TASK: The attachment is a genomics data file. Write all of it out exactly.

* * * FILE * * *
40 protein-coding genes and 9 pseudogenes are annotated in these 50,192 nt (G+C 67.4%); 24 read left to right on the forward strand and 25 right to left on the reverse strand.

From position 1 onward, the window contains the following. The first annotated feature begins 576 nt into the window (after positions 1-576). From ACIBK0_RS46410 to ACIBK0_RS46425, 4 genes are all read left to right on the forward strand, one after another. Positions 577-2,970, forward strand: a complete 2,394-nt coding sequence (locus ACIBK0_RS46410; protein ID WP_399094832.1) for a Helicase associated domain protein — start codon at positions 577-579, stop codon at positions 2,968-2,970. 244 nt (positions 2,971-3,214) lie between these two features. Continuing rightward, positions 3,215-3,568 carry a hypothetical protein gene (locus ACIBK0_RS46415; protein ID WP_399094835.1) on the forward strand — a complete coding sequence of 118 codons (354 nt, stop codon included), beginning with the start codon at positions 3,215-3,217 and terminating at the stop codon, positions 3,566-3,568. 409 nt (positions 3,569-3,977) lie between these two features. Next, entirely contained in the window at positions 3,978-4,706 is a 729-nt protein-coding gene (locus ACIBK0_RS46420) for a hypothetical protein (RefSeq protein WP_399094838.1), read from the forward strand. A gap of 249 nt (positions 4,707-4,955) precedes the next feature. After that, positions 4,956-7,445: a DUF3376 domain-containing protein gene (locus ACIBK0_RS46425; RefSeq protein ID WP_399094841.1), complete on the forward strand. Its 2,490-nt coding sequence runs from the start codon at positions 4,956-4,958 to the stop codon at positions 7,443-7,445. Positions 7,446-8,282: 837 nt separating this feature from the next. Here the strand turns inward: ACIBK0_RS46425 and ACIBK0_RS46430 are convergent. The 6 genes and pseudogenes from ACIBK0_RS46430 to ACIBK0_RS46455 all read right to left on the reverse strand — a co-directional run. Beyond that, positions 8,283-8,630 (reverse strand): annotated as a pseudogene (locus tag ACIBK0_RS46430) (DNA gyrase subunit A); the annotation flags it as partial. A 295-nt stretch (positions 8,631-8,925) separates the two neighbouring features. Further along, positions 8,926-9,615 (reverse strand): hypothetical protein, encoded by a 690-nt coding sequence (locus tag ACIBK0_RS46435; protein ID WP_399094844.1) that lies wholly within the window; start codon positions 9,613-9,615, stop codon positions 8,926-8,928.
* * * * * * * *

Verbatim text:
40 protein-coding genes and 9 pseudogenes are annotated in these 50,192 nt (G+C 67.4%); 24 read left to right on the forward strand and 25 right to left on the reverse strand.

From position 1 onward, the window contains the following. The first annotated feature begins 576 nt into the window (after positions 1-576). From ACIBK0_RS46410 to ACIBK0_RS46425, 4 genes are all read left to right on the forward strand, one after another. Positions 577-2,970, forward strand: a complete 2,394-nt coding sequence (locus ACIBK0_RS46410; protein ID WP_399094832.1) for a Helicase associated domain protein — start codon at positions 577-579, stop codon at positions 2,968-2,970. 244 nt (positions 2,971-3,214) lie between these two features. Continuing rightward, positions 3,215-3,568 carry a hypothetical protein gene (locus ACIBK0_RS46415; protein ID WP_399094835.1) on the forward strand — a complete coding sequence of 118 codons (354 nt, stop codon included), beginning with the start codon at positions 3,215-3,217 and terminating at the stop codon, positions 3,566-3,568. 409 nt (positions 3,569-3,977) lie between these two features. Next, entirely contained in the window at positions 3,978-4,706 is a 729-nt protein-coding gene (locus ACIBK0_RS46420) for a hypothetical protein (RefSeq protein WP_399094838.1), read from the forward strand. A gap of 249 nt (positions 4,707-4,955) precedes the next feature. After that, positions 4,956-7,445: a DUF3376 domain-containing protein gene (locus ACIBK0_RS46425; RefSeq protein ID WP_399094841.1), complete on the forward strand. Its 2,490-nt coding sequence runs from the start codon at positions 4,956-4,958 to the stop codon at positions 7,443-7,445. Positions 7,446-8,282: 837 nt separating this feature from the next. Here the strand turns inward: ACIBK0_RS46425 and ACIBK0_RS46430 are convergent. The 6 genes and pseudogenes from ACIBK0_RS46430 to ACIBK0_RS46455 all read right to left on the reverse strand — a co-directional run. Beyond that, positions 8,283-8,630 (reverse strand): annotated as a pseudogene (locus tag ACIBK0_RS46430) (DNA gyrase subunit A); the annotation flags it as partial. A 295-nt stretch (positions 8,631-8,925) separates the two neighbouring features. Further along, positions 8,926-9,615 (reverse strand): hypothetical protein, encoded by a 690-nt coding sequence (locus tag ACIBK0_RS46435; protein ID WP_399094844.1) that lies wholly within the window; start codon positions 9,613-9,615, stop codon positions 8,926-8,928.